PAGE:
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July 13, 2015 • Issue 15:07:01

FCC declares Robo-geddon

In response to numerous complaints from consumers and business owners about unwanted robocalls and spam text messages, The Federal Communications Commission released new, restrictive guidelines on June 18, 2015, for automatic telephone dialing systems that use prerecorded messages and artificial voice technologies for telemarketing. The newly updated FCC ruling has the potential to significantly affect companies that use call center software, exposing them to harsh penalties and statutory damages of between $500 and $1,500 per unsolicited message.

The FCC reportedly received 23 petitions filed under the Telephone Consumer Protection Act (TCPA), a law passed in 1991 and updated in 2013 that restricts unsolicited telemarketing calls, faxes, pre-recorded calls or autodialed calls, also known as robocalls. The new ruling brings much-needed clarification of TCPA guidelines for calls to landline and wireless phones. As the regulatory body tasked with enforcing the TCPA, the commission can review complaints, impose fines against noncompliant businesses and award damages to complainants.

The TCPA ruling also applies to text messages delivered to mobile phones. Merchants, marketers and consumer brands must have consumers' written permission to deliver short message service (SMS) calls for marketing, call center or collection purposes, the FCC said.

Limited exceptions

The FCC exempted financial and healthcare institutions that initiate urgent messages to consumers, such as fraud alerts or prescription refill notifications. However, it pointedly prohibits "other types of financial or healthcare calls, such as marketing or debt collection calls." It further grants consumers the right to opt out of these permitted calls and SMS messages at their discretion.

Attorney Kristi Lemoine of the FCC's Consumer and Governmental Affairs Bureau noted that downloadable applications installed on mobile devices with autodial capability are subject to TCPA guidelines. Individuals whose phone numbers are included in a mobile phone's directory of contacts must provide written consent prior to their being contacted by an autodial application. However, companies that develop and market the app would not be blamed if the app is used for noncompliant messaging unless these companies had initiated the calls.

Interactive, retroactive opt-outs

The FCC upheld the TCPA's October 2013 mandate requiring companies to obtain "unambiguous written consent" from consumers for autodialed phone and text solicitations. Manually dialed, scripted telemarketing calls that do not use pre-recorded messages are exempt from this ruling.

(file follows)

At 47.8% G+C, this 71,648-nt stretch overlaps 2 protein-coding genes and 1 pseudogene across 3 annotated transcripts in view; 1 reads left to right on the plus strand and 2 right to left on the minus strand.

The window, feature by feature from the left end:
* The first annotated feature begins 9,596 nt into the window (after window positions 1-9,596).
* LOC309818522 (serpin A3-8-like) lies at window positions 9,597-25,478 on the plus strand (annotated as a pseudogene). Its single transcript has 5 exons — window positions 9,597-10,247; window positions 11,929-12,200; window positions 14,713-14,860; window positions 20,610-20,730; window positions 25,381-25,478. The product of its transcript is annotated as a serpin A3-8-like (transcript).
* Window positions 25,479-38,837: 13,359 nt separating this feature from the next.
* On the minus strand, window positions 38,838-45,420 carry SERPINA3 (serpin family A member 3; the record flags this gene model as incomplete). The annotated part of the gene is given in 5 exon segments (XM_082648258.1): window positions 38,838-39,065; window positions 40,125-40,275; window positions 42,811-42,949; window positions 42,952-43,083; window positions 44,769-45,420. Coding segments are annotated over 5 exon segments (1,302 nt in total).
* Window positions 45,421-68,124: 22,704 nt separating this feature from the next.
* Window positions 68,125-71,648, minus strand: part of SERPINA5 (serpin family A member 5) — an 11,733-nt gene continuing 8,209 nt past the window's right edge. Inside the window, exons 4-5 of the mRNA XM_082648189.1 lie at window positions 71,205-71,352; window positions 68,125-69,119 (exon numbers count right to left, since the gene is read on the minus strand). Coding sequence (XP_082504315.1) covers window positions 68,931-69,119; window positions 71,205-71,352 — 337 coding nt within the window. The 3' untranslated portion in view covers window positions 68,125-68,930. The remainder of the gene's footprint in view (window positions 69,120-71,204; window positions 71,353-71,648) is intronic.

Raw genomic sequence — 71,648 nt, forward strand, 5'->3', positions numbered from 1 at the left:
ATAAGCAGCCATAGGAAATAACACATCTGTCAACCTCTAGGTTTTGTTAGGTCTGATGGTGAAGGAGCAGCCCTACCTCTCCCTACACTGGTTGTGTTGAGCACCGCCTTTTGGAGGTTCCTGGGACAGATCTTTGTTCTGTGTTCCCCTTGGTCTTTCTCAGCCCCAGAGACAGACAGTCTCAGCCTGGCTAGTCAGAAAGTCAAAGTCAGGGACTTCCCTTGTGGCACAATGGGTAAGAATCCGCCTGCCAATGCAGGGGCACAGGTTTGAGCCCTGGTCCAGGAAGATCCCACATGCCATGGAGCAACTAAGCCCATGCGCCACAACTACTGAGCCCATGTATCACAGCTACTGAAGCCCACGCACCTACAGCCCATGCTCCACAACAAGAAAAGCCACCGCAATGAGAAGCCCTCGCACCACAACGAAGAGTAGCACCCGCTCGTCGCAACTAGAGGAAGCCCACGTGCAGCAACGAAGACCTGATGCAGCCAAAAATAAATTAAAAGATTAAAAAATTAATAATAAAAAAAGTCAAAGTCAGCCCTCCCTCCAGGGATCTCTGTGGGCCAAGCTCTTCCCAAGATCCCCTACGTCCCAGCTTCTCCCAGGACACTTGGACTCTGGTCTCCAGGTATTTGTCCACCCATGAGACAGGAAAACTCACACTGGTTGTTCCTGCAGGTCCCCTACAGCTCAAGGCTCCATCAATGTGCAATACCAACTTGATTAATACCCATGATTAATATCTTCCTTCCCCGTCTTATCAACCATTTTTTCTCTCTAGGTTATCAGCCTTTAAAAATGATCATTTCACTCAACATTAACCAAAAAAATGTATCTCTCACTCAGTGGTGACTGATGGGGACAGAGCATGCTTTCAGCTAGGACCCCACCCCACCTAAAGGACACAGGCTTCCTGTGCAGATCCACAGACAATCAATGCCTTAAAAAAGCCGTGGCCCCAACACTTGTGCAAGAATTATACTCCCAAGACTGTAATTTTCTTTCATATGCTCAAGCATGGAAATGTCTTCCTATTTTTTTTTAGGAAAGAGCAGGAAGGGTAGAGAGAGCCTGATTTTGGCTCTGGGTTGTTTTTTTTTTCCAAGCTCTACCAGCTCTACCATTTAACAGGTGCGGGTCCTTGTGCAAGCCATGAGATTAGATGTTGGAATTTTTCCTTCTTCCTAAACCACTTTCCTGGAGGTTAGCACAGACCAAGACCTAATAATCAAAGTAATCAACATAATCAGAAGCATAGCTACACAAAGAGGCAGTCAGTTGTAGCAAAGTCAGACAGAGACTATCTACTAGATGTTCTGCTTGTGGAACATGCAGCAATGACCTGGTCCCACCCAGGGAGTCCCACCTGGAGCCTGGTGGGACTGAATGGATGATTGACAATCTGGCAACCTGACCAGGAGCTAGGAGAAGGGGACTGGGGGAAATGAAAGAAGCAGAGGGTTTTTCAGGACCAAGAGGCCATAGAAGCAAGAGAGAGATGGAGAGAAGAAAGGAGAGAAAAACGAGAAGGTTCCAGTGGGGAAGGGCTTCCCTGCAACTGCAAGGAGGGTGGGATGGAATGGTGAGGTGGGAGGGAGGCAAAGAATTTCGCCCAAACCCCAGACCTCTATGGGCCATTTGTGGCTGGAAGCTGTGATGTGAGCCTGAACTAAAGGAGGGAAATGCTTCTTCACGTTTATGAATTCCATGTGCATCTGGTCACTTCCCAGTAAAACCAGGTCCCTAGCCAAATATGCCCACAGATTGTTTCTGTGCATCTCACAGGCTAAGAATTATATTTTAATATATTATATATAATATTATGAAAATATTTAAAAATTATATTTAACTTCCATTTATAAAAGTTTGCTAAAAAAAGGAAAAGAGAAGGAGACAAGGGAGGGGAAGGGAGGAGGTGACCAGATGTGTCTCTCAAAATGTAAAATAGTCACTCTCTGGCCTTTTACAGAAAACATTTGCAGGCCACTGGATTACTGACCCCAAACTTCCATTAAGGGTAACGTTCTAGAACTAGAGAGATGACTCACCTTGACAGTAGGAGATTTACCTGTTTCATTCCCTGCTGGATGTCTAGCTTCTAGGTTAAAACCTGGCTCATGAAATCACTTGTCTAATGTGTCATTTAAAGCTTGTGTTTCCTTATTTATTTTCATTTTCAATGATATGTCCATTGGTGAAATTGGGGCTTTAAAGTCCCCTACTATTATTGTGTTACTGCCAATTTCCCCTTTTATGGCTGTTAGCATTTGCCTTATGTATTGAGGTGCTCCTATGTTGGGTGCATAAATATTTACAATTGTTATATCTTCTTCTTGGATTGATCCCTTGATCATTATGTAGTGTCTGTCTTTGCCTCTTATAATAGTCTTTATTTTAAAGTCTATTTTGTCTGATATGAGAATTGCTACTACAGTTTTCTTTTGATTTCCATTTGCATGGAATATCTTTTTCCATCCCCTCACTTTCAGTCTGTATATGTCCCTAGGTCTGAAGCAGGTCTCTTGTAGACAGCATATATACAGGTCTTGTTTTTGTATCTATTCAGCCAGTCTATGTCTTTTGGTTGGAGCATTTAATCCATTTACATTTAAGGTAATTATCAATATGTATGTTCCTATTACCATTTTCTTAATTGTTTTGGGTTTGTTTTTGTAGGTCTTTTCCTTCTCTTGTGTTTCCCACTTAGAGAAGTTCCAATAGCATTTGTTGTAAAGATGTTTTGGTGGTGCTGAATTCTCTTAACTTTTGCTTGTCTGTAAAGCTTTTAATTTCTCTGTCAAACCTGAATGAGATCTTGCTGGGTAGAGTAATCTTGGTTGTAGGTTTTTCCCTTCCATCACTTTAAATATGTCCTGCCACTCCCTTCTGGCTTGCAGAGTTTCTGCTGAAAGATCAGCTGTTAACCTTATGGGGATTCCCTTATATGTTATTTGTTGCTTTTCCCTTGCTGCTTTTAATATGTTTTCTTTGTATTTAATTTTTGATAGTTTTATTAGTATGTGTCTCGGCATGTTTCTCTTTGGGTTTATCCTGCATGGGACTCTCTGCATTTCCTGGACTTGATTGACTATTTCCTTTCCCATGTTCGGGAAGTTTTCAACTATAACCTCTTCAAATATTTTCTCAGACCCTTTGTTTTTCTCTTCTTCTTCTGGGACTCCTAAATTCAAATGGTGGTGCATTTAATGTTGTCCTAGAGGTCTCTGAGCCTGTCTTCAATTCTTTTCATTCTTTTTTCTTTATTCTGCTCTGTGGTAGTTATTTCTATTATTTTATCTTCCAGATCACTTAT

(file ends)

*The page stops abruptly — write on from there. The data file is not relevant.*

New TCPA guidelines stipulate that advertisers must announce interactive opt-out mechanisms at the beginning of every call and provide a way for consumers to opt out for the duration of every call. Advertisers must also maintain updated records of "abandoned calls," averaging no more than 3 percent for each campaign over a 30-day period.

An October amendment to the original 1991 ruling explicitly refutes the practice of businesses continuing to solicit consumers based on pre-existing relationships. "Established business relationship no longer relieves advertisers of prior unambiguous written consent requirement," the FCC stated.

Additionally, consumers who had previously opted in to receiving marketing communications from companies, including autodialed phone and text messages, can now change their minds by revoking "prior express consent," thus rendering former opt-in offers to be noncompliant with TCPA regulations and subject to penalties.

Expanded consumer resources

The Do-Not-Call Registry has been left largely intact, providing an additional resource that consumers can use to restrict unwanted telemarketing calls. The FCC noted its intention "to build on the Registry's effectiveness by closing loopholes and ensuring that consumers are fully protected from unwanted calls, including those not covered by the Registry."

TCPA guidance holds that consumer opt-ins and express consent do not apply to reassigned numbers, making it necessary for callers to continuously update their customer databases. The FCC recognizes that sometimes despite best efforts and due diligence a company may inadvertently autodial a reassigned number. The Commission provides an exemption for the first call to a reassigned number, giving the company the opportunity to remove the number from its active subscriber database. Subsequent calls to the reassigned number, in the event that the new subscriber has not consented to receive marketing calls, could result in fines and penalties. end of article

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